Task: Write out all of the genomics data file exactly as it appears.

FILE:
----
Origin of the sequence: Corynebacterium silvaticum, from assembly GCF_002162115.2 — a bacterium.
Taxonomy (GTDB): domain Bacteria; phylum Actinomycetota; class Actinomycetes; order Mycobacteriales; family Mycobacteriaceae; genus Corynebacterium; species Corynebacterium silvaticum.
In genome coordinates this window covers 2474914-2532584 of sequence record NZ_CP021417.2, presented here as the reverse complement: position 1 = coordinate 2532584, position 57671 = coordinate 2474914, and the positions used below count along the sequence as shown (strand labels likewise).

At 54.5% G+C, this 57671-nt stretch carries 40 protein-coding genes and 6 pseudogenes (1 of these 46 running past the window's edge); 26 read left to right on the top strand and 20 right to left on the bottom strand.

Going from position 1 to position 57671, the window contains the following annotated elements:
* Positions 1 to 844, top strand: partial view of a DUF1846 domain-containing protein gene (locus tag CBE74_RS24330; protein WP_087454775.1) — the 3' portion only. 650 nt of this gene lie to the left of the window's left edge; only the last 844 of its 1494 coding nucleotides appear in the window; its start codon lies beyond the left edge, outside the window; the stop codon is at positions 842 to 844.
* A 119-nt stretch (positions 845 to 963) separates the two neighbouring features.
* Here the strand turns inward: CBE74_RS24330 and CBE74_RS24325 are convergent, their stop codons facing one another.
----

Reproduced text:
Origin of the sequence: Corynebacterium silvaticum, from assembly GCF_002162115.2 — a bacterium.
Taxonomy (GTDB): domain Bacteria; phylum Actinomycetota; class Actinomycetes; order Mycobacteriales; family Mycobacteriaceae; genus Corynebacterium; species Corynebacterium silvaticum.
In genome coordinates this window covers 2474914-2532584 of sequence record NZ_CP021417.2, presented here as the reverse complement: position 1 = coordinate 2532584, position 57671 = coordinate 2474914, and the positions used below count along the sequence as shown (strand labels likewise).

At 54.5% G+C, this 57671-nt stretch carries 40 protein-coding genes and 6 pseudogenes (1 of these 46 running past the window's edge); 26 read left to right on the top strand and 20 right to left on the bottom strand.

Going from position 1 to position 57671, the window contains the following annotated elements:
* Positions 1 to 844, top strand: partial view of a DUF1846 domain-containing protein gene (locus tag CBE74_RS24330; protein WP_087454775.1) — the 3' portion only. 650 nt of this gene lie to the left of the window's left edge; only the last 844 of its 1494 coding nucleotides appear in the window; its start codon lies beyond the left edge, outside the window; the stop codon is at positions 842 to 844.
* A 119-nt stretch (positions 845 to 963) separates the two neighbouring features.
* Here the strand turns inward: CBE74_RS24330 and CBE74_RS24325 are convergent, their stop codons facing one another.